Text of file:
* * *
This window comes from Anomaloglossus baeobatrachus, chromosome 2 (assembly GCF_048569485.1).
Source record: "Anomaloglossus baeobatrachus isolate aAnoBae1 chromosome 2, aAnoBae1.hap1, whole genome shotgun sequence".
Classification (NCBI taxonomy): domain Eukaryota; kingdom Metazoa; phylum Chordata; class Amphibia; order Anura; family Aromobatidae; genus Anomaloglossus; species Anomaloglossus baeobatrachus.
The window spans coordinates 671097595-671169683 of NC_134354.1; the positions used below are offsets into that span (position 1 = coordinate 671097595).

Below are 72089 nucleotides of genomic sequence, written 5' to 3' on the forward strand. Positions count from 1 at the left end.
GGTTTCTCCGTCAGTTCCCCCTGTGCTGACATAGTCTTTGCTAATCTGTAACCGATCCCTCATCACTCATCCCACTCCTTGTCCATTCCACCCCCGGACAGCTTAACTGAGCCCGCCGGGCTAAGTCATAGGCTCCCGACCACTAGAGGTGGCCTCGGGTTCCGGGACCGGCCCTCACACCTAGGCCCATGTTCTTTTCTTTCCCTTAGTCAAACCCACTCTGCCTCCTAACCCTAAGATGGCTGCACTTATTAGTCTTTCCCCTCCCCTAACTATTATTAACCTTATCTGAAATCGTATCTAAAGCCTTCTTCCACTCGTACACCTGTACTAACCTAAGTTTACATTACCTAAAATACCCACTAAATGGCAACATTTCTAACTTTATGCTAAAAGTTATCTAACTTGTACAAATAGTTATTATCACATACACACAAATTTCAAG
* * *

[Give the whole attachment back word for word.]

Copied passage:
This window comes from Anomaloglossus baeobatrachus, chromosome 2 (assembly GCF_048569485.1).
Source record: "Anomaloglossus baeobatrachus isolate aAnoBae1 chromosome 2, aAnoBae1.hap1, whole genome shotgun sequence".
Classification (NCBI taxonomy): domain Eukaryota; kingdom Metazoa; phylum Chordata; class Amphibia; order Anura; family Aromobatidae; genus Anomaloglossus; species Anomaloglossus baeobatrachus.
The window spans coordinates 671097595-671169683 of NC_134354.1; the positions used below are offsets into that span (position 1 = coordinate 671097595).

Below are 72089 nucleotides of genomic sequence, written 5' to 3' on the forward strand. Positions count from 1 at the left end.
GGTTTCTCCGTCAGTTCCCCCTGTGCTGACATAGTCTTTGCTAATCTGTAACCGATCCCTCATCACTCATCCCACTCCTTGTCCATTCCACCCCCGGACAGCTTAACTGAGCCCGCCGGGCTAAGTCATAGGCTCCCGACCACTAGAGGTGGCCTCGGGTTCCGGGACCGGCCCTCACACCTAGGCCCATGTTCTTTTCTTTCCCTTAGTCAAACCCACTCTGCCTCCTAACCCTAAGATGGCTGCACTTATTAGTCTTTCCCCTCCCCTAACTATTATTAACCTTATCTGAAATCGTATCTAAAGCCTTCTTCCACTCGTACACCTGTACTAACCTAAGTTTACATTACCTAAAATACCCACTAAATGGCAACATTTCTAACTTTATGCTAAAAGTTATCTAACTTGTACAAATAGTTATTATCACATACACACAAATTTCAAG